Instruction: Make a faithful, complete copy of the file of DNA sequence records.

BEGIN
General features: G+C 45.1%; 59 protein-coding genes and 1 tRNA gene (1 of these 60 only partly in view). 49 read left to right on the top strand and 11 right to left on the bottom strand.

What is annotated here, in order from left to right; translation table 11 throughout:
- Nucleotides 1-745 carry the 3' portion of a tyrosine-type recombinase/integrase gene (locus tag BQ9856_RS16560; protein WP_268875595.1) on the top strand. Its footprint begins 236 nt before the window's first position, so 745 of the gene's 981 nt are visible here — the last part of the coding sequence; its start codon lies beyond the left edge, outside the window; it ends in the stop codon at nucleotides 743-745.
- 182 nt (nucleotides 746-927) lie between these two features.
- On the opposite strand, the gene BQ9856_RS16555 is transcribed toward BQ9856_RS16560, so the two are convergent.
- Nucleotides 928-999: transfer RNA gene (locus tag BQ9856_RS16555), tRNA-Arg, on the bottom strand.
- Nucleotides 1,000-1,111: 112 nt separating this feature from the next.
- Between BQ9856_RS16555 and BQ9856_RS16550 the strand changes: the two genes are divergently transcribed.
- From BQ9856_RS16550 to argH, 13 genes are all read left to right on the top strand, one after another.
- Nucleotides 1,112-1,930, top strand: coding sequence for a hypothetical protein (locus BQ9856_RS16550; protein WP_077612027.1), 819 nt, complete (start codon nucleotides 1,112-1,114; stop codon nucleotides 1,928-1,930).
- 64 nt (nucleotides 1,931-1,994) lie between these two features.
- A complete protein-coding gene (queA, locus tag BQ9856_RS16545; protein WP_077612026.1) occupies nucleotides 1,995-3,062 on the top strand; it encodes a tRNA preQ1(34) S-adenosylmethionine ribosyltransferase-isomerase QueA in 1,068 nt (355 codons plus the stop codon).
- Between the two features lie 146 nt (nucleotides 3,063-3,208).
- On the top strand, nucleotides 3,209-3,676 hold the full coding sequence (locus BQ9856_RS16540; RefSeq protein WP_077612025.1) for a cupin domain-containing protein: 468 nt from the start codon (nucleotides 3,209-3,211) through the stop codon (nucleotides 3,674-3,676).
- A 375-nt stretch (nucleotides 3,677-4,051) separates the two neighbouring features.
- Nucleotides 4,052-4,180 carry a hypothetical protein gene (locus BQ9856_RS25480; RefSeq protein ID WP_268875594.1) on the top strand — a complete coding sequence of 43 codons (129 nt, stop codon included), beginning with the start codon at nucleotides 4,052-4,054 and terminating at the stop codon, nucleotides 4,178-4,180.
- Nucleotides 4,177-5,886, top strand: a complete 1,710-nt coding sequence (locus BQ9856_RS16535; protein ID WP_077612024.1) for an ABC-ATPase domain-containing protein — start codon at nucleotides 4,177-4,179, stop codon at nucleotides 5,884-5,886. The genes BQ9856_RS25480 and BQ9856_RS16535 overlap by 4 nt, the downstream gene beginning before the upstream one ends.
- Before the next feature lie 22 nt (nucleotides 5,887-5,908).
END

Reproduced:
General features: G+C 45.1%; 59 protein-coding genes and 1 tRNA gene (1 of these 60 only partly in view). 49 read left to right on the top strand and 11 right to left on the bottom strand.

What is annotated here, in order from left to right; translation table 11 throughout:
- Nucleotides 1-745 carry the 3' portion of a tyrosine-type recombinase/integrase gene (locus tag BQ9856_RS16560; protein WP_268875595.1) on the top strand. Its footprint begins 236 nt before the window's first position, so 745 of the gene's 981 nt are visible here — the last part of the coding sequence; its start codon lies beyond the left edge, outside the window; it ends in the stop codon at nucleotides 743-745.
- 182 nt (nucleotides 746-927) lie between these two features.
- On the opposite strand, the gene BQ9856_RS16555 is transcribed toward BQ9856_RS16560, so the two are convergent.
- Nucleotides 928-999: transfer RNA gene (locus tag BQ9856_RS16555), tRNA-Arg, on the bottom strand.
- Nucleotides 1,000-1,111: 112 nt separating this feature from the next.
- Between BQ9856_RS16555 and BQ9856_RS16550 the strand changes: the two genes are divergently transcribed.
- From BQ9856_RS16550 to argH, 13 genes are all read left to right on the top strand, one after another.
- Nucleotides 1,112-1,930, top strand: coding sequence for a hypothetical protein (locus BQ9856_RS16550; protein WP_077612027.1), 819 nt, complete (start codon nucleotides 1,112-1,114; stop codon nucleotides 1,928-1,930).
- 64 nt (nucleotides 1,931-1,994) lie between these two features.
- A complete protein-coding gene (queA, locus tag BQ9856_RS16545; protein WP_077612026.1) occupies nucleotides 1,995-3,062 on the top strand; it encodes a tRNA preQ1(34) S-adenosylmethionine ribosyltransferase-isomerase QueA in 1,068 nt (355 codons plus the stop codon).
- Between the two features lie 146 nt (nucleotides 3,063-3,208).
- On the top strand, nucleotides 3,209-3,676 hold the full coding sequence (locus BQ9856_RS16540; RefSeq protein WP_077612025.1) for a cupin domain-containing protein: 468 nt from the start codon (nucleotides 3,209-3,211) through the stop codon (nucleotides 3,674-3,676).
- A 375-nt stretch (nucleotides 3,677-4,051) separates the two neighbouring features.
- Nucleotides 4,052-4,180 carry a hypothetical protein gene (locus BQ9856_RS25480; RefSeq protein ID WP_268875594.1) on the top strand — a complete coding sequence of 43 codons (129 nt, stop codon included), beginning with the start codon at nucleotides 4,052-4,054 and terminating at the stop codon, nucleotides 4,178-4,180.
- Nucleotides 4,177-5,886, top strand: a complete 1,710-nt coding sequence (locus BQ9856_RS16535; protein ID WP_077612024.1) for an ABC-ATPase domain-containing protein — start codon at nucleotides 4,177-4,179, stop codon at nucleotides 5,884-5,886. The genes BQ9856_RS25480 and BQ9856_RS16535 overlap by 4 nt, the downstream gene beginning before the upstream one ends.
- Before the next feature lie 22 nt (nucleotides 5,887-5,908).